“And Elisha the prophet summoned one of the disciples of the prophets and said to him, ‘Gird your loins and take this cruse of oil in your hand, and go to Ramoth-Gilead (Kings II 9:1).'” While this disciple is there, he is supposed to go to Jehu, one of Jehoshaphat’s sons, and anoint him as king over Israel. Then, he’s immediately supposed to run away. It’s not clear at this point why Elisha himself doesn’t anoint the new king, as was done by the chief prophets of the land in the past. But the boy does as he is told. He goes to Jehu, and anoints him, and gives him a task.
“And you shall strike the house of Ahab your master, and I will avenge the blood of My servants the prophets and the blood of all the Lord’s servants from Jezebel (Kings II 9:7).” The prophetic moment ends, and he runs. Jehu is left with his people, who ask why a seemingly crazy man came to him. He dissembles for a moment, and then tells them that he has been anointed as king. I’m not sure why the messenger needed to run, because the assembled group seems thrilled. Jehu revolts against Joram, and slaughters his men in Jezreel. There’s an all out war between the two factions, with traitors and deceit on both sides.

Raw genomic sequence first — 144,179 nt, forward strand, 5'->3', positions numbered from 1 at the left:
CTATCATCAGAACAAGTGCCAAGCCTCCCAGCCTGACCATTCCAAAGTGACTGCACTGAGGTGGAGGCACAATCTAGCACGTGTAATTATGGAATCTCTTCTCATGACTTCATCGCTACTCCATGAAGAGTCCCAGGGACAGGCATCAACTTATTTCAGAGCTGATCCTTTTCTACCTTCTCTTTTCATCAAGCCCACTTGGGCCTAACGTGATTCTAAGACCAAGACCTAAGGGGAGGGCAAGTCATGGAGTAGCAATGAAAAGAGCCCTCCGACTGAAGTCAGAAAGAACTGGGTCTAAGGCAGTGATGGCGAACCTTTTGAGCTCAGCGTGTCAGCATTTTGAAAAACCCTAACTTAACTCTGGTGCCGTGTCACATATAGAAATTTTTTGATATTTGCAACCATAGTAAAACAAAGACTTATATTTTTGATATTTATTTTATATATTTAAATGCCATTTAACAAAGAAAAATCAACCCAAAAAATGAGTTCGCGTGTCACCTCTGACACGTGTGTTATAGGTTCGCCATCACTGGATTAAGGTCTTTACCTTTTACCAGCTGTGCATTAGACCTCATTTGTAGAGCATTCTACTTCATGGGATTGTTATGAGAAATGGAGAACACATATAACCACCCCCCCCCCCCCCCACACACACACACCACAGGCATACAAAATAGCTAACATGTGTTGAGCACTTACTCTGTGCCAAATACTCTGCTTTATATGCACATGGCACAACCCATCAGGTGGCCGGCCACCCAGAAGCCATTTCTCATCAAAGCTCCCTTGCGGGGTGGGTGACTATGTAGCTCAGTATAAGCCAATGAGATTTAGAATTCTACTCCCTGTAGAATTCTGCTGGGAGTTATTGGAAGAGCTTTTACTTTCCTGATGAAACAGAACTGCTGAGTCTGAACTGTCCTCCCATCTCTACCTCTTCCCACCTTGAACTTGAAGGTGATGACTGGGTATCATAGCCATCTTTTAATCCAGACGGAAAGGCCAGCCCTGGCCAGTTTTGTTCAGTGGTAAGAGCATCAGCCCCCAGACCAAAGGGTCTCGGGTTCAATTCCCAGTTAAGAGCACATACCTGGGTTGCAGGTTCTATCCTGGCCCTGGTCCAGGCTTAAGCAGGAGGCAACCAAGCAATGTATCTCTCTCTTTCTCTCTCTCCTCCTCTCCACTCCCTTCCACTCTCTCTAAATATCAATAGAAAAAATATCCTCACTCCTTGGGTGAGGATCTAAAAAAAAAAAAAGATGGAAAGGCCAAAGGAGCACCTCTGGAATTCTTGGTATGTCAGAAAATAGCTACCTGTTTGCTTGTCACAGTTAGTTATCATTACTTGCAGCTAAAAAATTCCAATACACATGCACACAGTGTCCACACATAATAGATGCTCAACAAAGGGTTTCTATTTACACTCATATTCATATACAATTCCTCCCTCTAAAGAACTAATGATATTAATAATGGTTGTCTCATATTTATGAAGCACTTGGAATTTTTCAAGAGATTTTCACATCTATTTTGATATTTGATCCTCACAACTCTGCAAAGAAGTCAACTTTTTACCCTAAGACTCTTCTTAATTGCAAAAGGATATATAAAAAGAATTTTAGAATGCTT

Finally, we return to Jezebel. She appears at the window as Jehu enters the city. “And he said, ‘Push her out!’ And they pushed her out, and some of her blood splattered on the wall and on the horses, and they trampled her (Kings II 9:33).” This is a quick, terrible end for a terrible woman. Though he showed her no mercy in life, he does show it in death, and allows her to be buried with honor. But her death was so horrific that they only found pieces of her,, fulfilling the prophecy that dogs would devour her flesh. This book is often out of order, so does this mean that the Jezebel saga is finally over?